In just a matter of weeks Call of Duty 9 will likely be unveiled.
But if you work at Activision, thinking about that now is supposed to irk you. Because yesterday the wider games media decided that Call of Duty has peaked. Modern Warfare 3 sales are 4.2 per cent lower than what Black Ops achieved the year before. It's game over. It's Activision's next Guitar Hero.
But let's put that 4.2 per cent into context.
The global games market is suffering severe cyclical and economic pressures. In the UK, the market is down 28.8 per cent (according to GfK Chart-Track) so far this year. Modern Warfare 3 may be down, but it is still comfortably beating the market.
Modern Warfare 3 was also the first Call of Duty to actually get some ‘real' competition. EA's sustained marketing and PR campaign for Battlefield 3 was intense and likely tempted a few of COD's die-hard fan base to try the game out. Many of them bought both. A minority – part of that 4.2 per cent – only bought Battlefield.
But for all the caveats and excuses, Call of Duty's sales are still slightly lower than before. Fewer people bought 2011's title than 2010's. So why is that?
The popular reason is that the more ‘casual' COD players have moved on to other forms of entertainment. According to the vocal minority on Twitter and the forums, Call of Duty hasn't changed one bit since the original Modern Warfare from 2007 – and apparently fans are now bored.
It is true that Call of Duty's core gameplay has remained largely the same down the years, but it is unfair to say it hasn't evolved and that its fans have lost interest. In fact, and this is the important bit, Call of Duty's customers are playing the game more than they have ever been.
Modern Warfare 3's launch marked a change in how Activision is measuring the success of its FPS franchise. It's no-longer about how many gamers bought it, but rather how many are still playing it six months later.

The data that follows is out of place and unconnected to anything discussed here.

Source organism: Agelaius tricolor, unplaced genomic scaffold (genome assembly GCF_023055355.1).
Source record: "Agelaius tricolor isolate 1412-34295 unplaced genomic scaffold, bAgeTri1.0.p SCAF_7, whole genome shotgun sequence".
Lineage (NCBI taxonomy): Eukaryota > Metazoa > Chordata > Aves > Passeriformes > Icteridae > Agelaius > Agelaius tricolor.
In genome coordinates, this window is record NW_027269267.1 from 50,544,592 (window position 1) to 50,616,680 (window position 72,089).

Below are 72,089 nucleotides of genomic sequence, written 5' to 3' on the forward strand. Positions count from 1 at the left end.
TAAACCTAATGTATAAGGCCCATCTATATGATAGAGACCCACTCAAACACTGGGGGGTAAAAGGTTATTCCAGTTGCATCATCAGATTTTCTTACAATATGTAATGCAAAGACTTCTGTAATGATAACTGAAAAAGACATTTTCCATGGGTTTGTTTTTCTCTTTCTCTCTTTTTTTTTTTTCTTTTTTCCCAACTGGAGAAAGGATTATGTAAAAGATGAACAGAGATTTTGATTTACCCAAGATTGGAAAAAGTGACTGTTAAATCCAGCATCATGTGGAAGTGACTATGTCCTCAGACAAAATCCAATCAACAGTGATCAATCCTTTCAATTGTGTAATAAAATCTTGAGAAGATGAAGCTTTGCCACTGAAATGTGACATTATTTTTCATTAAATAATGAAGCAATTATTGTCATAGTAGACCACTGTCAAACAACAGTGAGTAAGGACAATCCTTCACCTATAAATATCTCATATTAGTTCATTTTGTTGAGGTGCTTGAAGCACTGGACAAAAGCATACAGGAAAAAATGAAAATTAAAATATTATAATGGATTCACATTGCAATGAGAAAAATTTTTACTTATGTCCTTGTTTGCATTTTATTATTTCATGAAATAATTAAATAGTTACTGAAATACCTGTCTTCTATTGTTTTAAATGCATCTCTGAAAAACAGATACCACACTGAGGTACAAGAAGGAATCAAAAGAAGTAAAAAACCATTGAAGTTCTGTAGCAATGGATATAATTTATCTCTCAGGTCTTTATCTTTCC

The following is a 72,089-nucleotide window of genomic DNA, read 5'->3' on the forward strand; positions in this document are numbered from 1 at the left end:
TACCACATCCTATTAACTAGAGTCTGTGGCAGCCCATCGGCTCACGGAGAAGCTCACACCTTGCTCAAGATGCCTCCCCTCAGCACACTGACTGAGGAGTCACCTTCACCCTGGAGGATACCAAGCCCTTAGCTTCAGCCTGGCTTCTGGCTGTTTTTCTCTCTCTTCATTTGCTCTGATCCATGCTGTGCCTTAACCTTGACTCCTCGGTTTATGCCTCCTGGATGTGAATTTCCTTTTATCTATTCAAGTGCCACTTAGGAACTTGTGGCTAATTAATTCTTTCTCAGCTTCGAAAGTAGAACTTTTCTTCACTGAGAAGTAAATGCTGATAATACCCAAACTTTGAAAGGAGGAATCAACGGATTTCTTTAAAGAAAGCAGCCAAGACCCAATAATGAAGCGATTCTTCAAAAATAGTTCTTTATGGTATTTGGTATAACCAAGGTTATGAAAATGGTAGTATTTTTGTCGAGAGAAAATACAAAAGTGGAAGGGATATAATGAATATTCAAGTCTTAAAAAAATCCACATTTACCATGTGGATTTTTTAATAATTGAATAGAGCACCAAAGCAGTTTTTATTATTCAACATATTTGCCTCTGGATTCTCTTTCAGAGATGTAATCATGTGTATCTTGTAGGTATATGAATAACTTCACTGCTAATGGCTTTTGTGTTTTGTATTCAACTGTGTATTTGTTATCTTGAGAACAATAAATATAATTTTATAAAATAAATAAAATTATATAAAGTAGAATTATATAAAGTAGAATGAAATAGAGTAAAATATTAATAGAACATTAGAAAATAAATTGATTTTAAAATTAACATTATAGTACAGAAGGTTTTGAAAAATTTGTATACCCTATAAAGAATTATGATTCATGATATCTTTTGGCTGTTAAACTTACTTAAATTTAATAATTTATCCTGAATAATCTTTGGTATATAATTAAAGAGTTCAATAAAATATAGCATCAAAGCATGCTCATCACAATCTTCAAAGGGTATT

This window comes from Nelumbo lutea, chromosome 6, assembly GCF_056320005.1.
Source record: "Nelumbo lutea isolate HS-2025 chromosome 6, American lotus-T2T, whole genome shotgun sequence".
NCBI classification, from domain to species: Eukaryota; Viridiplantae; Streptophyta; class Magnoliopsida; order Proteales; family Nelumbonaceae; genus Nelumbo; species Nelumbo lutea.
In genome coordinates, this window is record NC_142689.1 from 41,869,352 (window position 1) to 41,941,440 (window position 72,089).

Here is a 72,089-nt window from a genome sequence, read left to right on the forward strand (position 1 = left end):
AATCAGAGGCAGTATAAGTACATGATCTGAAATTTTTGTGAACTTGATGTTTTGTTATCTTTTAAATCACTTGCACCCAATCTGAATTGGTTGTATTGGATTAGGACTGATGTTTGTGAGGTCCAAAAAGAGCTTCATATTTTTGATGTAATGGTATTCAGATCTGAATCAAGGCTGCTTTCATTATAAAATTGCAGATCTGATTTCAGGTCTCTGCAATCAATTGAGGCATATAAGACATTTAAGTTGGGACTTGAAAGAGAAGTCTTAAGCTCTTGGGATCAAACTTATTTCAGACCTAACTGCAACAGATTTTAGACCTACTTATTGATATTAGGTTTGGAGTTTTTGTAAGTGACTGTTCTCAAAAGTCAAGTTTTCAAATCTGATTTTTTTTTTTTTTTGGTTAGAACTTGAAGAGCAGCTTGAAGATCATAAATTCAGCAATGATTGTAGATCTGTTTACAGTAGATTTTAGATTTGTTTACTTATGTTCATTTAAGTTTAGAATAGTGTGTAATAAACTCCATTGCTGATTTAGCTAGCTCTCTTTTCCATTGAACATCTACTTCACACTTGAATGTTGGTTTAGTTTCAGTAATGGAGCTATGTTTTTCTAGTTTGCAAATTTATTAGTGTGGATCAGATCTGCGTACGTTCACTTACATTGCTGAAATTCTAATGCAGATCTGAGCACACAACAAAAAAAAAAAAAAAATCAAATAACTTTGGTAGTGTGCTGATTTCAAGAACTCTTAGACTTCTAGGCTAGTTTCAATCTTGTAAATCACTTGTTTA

True, the social network that's been built to develop and monitor this – Call of Duty Elite – had a difficult start to life. For one thing it almost immediately went offline due to traffic overload on its first day live in November. But this service is probably one of the most important things Activision has put together since the franchise's very inception a decade ago.
Elite has 7m members, 1.5m of which have paid the 34.99 annual fee to become a premium member. The smartphone app has been download 2m times. But those aren't the really interesting figures.
Take Call of Duty Elite's clan options. Developer Beachhead launched that in the middle of December with little to no promotion. In the first minute, 40 clans had been set up. By the end of the day the number was 25,000. Now there are 670,000 clans.
That's 670,000 groups of gamers, registered on Call of Duty Elite, showing their commitment to play regularly. To likely pay regularly.
It's statistics like this that are important to Activision in this day and age. Not ‘4.2 per cent'.
The firm is the most profitable publisher in the video games industry. Sure, it wants Call of Duty to sell more and more games each year. But chasing market share is what EA likes to focus on. Activision's message – both internally and in its corporate interviews - is about keeping consumers ‘engaged' and selling them additional content.
Modern Warfare 3 may not have sold as many individual games as Black Ops.
But it looks set to become the most lucrative game in the series.